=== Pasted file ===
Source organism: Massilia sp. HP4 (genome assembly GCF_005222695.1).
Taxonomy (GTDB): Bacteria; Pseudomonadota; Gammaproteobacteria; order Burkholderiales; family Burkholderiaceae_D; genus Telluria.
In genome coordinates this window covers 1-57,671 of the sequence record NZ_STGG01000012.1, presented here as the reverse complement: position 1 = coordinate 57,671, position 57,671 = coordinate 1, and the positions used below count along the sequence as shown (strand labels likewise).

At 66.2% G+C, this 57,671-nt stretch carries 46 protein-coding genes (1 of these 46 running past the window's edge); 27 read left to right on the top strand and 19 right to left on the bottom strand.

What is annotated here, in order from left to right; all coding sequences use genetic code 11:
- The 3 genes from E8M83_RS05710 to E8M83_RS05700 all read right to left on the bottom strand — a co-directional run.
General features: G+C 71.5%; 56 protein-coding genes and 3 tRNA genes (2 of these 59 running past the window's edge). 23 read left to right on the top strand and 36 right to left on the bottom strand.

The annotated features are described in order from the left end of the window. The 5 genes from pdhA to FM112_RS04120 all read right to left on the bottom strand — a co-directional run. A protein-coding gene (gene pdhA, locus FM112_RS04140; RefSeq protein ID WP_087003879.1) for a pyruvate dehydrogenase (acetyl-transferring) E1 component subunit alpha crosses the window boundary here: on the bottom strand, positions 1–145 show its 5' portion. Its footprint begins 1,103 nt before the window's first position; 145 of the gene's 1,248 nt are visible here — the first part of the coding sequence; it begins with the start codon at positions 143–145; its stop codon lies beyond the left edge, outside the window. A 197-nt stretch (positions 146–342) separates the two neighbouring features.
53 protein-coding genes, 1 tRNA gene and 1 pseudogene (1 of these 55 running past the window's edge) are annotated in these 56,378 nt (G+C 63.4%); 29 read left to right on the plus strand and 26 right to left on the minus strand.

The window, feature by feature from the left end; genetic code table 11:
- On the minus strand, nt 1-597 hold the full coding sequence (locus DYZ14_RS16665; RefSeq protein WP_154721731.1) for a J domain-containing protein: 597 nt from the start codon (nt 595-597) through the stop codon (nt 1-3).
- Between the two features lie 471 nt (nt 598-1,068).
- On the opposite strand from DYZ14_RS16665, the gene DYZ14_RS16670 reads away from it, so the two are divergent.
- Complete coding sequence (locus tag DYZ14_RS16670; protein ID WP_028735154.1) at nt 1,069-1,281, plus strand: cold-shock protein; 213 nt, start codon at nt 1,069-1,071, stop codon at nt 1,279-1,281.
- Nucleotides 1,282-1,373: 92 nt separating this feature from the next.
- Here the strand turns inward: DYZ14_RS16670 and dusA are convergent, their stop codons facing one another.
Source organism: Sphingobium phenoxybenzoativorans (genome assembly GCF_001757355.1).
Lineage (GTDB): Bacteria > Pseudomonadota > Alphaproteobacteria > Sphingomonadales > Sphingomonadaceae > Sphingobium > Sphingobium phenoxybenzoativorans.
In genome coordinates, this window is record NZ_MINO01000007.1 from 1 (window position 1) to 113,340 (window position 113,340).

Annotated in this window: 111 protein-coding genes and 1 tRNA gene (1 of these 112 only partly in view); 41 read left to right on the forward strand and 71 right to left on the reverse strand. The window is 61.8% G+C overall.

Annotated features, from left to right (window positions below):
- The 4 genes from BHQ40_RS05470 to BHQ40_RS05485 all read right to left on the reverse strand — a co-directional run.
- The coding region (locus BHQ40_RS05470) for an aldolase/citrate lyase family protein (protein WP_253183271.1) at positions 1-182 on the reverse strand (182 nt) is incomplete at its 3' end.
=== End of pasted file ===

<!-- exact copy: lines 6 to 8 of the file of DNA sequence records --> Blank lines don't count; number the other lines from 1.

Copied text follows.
- The 3 genes from E8M83_RS05710 to E8M83_RS05700 all read right to left on the bottom strand — a co-directional run.
General features: G+C 71.5%; 56 protein-coding genes and 3 tRNA genes (2 of these 59 running past the window's edge). 23 read left to right on the top strand and 36 right to left on the bottom strand.

The annotated features are described in order from the left end of the window. The 5 genes from pdhA to FM112_RS04120 all read right to left on the bottom strand — a co-directional run. A protein-coding gene (gene pdhA, locus FM112_RS04140; RefSeq protein ID WP_087003879.1) for a pyruvate dehydrogenase (acetyl-transferring) E1 component subunit alpha crosses the window boundary here: on the bottom strand, positions 1–145 show its 5' portion. Its footprint begins 1,103 nt before the window's first position; 145 of the gene's 1,248 nt are visible here — the first part of the coding sequence; it begins with the start codon at positions 143–145; its stop codon lies beyond the left edge, outside the window. A 197-nt stretch (positions 146–342) separates the two neighbouring features.